• AMEA, Project RACE, and Multiracial Activism
    • Census 2000
    • Post-Census 2000
  • Chapter 2: Founding Mothers – A Study in White Privilege
    • Altered Perspectives, Shifting Identities
    • Race and Family: Locating Interracial Relationships
    • White Racial Identity Development
    • White Racial Identity and Interracial Family Organizations
    • Flesh and Blood: Complicating Sentimental Politics
  • Chapter 3: Whiteness and Privilege in the Multiracial Movement – Project RACE as Case Study
    • Complicating the Multiracial Politics of Recognition
    • Project RACE
  • Conclusion: The Thwarted Utopian Potential of Multiracial Politics
  • Appendix I: Sample Interview Permission Form
  • Appendix II: Transcript of Telephone Interview with Mandy – I-Pride
  • Appendix III: Transcript of Interview with Mandy – I-Pride
  • Appendix IV: Transcript of Telephone Interview with Anonymous – I-Pride
  • Appendix V: Transcript of Telephone Interview with Susan Graham – Project RACE (part I)
  • Appendix VI: Transcript of Telephone Interview with Susan Graham – Project RACE (part II)
  • Appendix VII: Helms’s White Racial Identity Development Model
  • Bibliography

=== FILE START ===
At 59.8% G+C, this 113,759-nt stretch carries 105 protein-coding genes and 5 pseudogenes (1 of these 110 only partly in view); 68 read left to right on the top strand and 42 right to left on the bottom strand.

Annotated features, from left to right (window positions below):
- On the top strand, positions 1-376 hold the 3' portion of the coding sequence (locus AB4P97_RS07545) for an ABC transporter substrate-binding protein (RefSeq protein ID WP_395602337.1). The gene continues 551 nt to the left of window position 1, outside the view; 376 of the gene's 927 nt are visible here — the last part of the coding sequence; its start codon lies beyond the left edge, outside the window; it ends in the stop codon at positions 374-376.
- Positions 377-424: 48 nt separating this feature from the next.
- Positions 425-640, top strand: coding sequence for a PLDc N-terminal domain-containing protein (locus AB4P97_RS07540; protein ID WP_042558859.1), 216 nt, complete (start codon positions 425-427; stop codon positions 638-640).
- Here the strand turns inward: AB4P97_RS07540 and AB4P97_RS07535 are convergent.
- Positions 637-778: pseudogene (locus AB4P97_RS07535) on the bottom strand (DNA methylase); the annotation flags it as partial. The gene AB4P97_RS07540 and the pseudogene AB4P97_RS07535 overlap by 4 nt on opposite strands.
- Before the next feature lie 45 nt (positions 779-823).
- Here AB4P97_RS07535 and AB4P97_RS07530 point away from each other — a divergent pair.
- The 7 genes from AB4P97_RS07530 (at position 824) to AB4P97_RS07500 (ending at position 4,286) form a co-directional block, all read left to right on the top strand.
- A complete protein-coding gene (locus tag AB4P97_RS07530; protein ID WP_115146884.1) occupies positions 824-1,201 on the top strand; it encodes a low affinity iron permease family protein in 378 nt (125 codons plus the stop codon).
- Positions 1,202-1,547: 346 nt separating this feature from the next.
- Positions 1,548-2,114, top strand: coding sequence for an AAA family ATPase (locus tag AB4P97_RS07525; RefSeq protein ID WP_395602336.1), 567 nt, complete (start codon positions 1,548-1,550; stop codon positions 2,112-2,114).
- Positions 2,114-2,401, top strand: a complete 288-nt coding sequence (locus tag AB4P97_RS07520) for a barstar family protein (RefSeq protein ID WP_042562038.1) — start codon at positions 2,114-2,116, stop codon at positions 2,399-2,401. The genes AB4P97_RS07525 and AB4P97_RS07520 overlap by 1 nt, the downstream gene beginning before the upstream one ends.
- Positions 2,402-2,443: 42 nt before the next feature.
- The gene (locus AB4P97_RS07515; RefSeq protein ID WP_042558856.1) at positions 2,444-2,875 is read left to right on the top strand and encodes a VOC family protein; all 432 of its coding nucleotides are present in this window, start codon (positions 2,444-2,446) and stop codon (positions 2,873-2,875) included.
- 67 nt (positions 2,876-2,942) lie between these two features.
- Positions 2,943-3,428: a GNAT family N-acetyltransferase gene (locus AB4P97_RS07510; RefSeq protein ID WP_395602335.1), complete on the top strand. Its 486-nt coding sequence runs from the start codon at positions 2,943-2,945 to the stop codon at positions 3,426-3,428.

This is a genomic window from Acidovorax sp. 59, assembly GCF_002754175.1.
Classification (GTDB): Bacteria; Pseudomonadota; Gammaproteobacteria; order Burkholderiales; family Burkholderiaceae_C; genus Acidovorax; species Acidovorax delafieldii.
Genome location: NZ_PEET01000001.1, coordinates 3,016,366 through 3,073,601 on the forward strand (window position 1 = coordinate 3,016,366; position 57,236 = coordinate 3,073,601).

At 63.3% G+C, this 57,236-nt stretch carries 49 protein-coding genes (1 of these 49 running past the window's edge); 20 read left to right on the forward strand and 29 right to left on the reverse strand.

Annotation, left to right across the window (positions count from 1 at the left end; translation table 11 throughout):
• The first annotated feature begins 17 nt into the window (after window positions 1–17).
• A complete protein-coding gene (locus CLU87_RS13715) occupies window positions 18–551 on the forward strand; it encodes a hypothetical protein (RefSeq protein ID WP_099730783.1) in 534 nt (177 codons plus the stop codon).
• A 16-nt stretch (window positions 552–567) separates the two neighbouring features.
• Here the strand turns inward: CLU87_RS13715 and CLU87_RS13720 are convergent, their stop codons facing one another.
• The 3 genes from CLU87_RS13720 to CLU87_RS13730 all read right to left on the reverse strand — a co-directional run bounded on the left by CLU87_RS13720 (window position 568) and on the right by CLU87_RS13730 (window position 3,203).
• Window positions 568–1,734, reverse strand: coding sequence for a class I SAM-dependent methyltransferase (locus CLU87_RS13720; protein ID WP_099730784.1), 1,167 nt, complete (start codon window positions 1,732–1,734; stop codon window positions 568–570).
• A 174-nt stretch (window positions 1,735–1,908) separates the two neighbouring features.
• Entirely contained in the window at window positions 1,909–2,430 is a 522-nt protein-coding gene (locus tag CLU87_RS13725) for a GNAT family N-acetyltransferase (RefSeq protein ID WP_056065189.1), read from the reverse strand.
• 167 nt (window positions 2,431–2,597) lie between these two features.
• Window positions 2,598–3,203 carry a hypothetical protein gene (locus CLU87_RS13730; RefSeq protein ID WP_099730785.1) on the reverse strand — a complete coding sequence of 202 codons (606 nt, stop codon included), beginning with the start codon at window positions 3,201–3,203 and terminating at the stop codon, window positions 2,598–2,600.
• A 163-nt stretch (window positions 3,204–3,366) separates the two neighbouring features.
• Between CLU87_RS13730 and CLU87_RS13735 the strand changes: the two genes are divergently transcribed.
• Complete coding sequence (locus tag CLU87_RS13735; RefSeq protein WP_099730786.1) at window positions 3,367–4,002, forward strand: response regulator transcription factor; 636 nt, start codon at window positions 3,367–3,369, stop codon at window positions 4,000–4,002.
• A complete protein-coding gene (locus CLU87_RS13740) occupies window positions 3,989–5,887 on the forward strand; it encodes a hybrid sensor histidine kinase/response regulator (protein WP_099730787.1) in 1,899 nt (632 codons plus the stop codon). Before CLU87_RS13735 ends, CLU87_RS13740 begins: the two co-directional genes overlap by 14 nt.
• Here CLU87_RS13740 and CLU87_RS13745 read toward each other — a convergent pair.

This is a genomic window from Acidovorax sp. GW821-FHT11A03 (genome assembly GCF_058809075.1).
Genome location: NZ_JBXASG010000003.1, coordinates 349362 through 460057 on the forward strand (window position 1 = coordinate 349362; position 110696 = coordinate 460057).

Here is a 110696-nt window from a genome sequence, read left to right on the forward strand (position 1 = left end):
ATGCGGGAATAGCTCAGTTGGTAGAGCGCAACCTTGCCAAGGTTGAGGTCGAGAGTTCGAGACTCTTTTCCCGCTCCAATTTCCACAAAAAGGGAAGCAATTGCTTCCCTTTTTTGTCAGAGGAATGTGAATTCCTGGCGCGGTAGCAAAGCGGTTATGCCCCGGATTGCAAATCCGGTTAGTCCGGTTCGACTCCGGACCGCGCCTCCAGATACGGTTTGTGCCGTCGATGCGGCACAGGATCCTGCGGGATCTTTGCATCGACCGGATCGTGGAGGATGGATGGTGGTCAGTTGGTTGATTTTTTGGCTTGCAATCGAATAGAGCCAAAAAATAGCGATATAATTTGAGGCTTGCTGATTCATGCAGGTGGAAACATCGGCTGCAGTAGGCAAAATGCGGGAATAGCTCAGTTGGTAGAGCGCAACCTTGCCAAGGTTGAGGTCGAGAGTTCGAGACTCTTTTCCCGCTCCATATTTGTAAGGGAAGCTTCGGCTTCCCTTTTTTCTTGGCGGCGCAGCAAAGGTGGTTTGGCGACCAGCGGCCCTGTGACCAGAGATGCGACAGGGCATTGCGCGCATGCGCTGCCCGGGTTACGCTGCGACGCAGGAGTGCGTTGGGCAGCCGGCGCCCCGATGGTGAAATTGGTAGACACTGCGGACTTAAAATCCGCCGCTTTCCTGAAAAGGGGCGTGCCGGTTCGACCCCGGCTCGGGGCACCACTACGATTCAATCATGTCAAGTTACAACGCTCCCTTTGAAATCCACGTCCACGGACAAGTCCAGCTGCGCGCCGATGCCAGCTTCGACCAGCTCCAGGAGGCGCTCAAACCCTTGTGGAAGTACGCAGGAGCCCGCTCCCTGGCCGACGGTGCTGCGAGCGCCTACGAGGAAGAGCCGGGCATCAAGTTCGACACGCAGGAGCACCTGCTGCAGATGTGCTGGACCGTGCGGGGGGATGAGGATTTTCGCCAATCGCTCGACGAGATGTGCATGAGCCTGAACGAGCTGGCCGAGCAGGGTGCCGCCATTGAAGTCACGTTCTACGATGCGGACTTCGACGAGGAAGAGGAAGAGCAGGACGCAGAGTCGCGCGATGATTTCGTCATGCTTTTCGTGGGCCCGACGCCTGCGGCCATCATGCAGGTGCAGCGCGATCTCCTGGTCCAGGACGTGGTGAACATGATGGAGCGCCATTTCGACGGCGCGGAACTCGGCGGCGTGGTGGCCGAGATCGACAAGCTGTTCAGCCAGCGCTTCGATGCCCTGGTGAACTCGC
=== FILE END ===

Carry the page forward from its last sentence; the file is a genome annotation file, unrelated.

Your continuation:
In early November 2010, I interrupted my junior semester abroad in Lima, Peru, to attend the Critical Mixed Race Studies Conference hosted by DePaul University in Chicago. I had been asked to participate in a roundtable discussion regarding the student forum I co-created and co-taught the fall semester of my sophomore year at Wesleyan University entitled, “Mixed Heritage Identity in Contemporary America.” After speaking only Spanish for three months, I found myself clumsy and thick-tongued in English as I attempted to describe my experience as a student facilitator and my involvement with mixed race activism. Later in the day, DePaul featured another roundtable entitled, “Community-Based Multiracial Movements: Learning from the Past, Looking toward the Future.” Representatives from multiracial organizations MAVIN; Swirl, Inc.; Mixed Roots Film & Literary Festival; Multiracial Americans of Southern California (MASC);; and Biracial Family Network (BFN) Chicago led the discussion. I have been involved with mixed heritage politics since the age of fifteen, when I was an intern at Seattle’s MAVIN Foundation, a 501(c)3 nonprofit organization that deals specifically with mixed heritage issues. I was already aware of the history of the Multiracial Movement and some of its internal tensions. It was not until I attended the DePaul roundtable, however, that I began to question some of the movement’s more unusual historical characteristics…